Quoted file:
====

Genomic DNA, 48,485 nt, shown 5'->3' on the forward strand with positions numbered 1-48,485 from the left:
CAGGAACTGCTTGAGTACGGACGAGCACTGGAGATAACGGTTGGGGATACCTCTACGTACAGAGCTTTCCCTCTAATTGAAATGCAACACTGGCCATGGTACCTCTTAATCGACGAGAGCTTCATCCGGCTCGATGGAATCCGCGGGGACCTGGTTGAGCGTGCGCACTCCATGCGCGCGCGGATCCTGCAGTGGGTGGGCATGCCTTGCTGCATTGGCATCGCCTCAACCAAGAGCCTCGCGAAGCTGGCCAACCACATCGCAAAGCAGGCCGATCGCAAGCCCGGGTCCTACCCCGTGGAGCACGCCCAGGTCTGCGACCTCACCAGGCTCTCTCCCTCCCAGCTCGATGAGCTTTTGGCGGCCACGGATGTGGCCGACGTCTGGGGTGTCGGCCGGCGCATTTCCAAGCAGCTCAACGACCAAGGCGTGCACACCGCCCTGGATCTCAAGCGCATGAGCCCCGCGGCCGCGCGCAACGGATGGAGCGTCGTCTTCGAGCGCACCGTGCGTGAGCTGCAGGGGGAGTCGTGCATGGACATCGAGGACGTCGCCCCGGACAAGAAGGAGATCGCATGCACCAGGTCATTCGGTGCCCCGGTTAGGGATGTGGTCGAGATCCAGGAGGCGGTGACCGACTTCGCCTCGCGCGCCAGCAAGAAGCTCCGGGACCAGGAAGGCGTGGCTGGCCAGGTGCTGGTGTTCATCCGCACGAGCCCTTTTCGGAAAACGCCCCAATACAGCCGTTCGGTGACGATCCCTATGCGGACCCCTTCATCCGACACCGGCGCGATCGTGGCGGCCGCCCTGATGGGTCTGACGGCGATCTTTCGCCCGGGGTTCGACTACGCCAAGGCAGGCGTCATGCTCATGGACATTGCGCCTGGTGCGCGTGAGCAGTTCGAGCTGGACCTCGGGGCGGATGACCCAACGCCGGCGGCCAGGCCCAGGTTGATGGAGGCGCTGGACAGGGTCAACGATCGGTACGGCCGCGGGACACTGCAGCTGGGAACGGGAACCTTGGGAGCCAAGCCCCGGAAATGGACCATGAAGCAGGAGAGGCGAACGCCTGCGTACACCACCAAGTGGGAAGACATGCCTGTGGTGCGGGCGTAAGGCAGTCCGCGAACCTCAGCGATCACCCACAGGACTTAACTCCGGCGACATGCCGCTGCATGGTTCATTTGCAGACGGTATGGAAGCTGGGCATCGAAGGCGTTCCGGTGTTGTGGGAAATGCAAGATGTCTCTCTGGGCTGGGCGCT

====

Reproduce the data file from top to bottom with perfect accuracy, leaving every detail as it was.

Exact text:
Genomic DNA, 48,485 nt, shown 5'->3' on the forward strand with positions numbered 1-48,485 from the left:
CAGGAACTGCTTGAGTACGGACGAGCACTGGAGATAACGGTTGGGGATACCTCTACGTACAGAGCTTTCCCTCTAATTGAAATGCAACACTGGCCATGGTACCTCTTAATCGACGAGAGCTTCATCCGGCTCGATGGAATCCGCGGGGACCTGGTTGAGCGTGCGCACTCCATGCGCGCGCGGATCCTGCAGTGGGTGGGCATGCCTTGCTGCATTGGCATCGCCTCAACCAAGAGCCTCGCGAAGCTGGCCAACCACATCGCAAAGCAGGCCGATCGCAAGCCCGGGTCCTACCCCGTGGAGCACGCCCAGGTCTGCGACCTCACCAGGCTCTCTCCCTCCCAGCTCGATGAGCTTTTGGCGGCCACGGATGTGGCCGACGTCTGGGGTGTCGGCCGGCGCATTTCCAAGCAGCTCAACGACCAAGGCGTGCACACCGCCCTGGATCTCAAGCGCATGAGCCCCGCGGCCGCGCGCAACGGATGGAGCGTCGTCTTCGAGCGCACCGTGCGTGAGCTGCAGGGGGAGTCGTGCATGGACATCGAGGACGTCGCCCCGGACAAGAAGGAGATCGCATGCACCAGGTCATTCGGTGCCCCGGTTAGGGATGTGGTCGAGATCCAGGAGGCGGTGACCGACTTCGCCTCGCGCGCCAGCAAGAAGCTCCGGGACCAGGAAGGCGTGGCTGGCCAGGTGCTGGTGTTCATCCGCACGAGCCCTTTTCGGAAAACGCCCCAATACAGCCGTTCGGTGACGATCCCTATGCGGACCCCTTCATCCGACACCGGCGCGATCGTGGCGGCCGCCCTGATGGGTCTGACGGCGATCTTTCGCCCGGGGTTCGACTACGCCAAGGCAGGCGTCATGCTCATGGACATTGCGCCTGGTGCGCGTGAGCAGTTCGAGCTGGACCTCGGGGCGGATGACCCAACGCCGGCGGCCAGGCCCAGGTTGATGGAGGCGCTGGACAGGGTCAACGATCGGTACGGCCGCGGGACACTGCAGCTGGGAACGGGAACCTTGGGAGCCAAGCCCCGGAAATGGACCATGAAGCAGGAGAGGCGAACGCCTGCGTACACCACCAAGTGGGAAGACATGCCTGTGGTGCGGGCGTAAGGCAGTCCGCGAACCTCAGCGATCACCCACAGGACTTAACTCCGGCGACATGCCGCTGCATGGTTCATTTGCAGACGGTATGGAAGCTGGGCATCGAAGGCGTTCCGGTGTTGTGGGAAATGCAAGATGTCTCTCTGGGCTGGGCGCT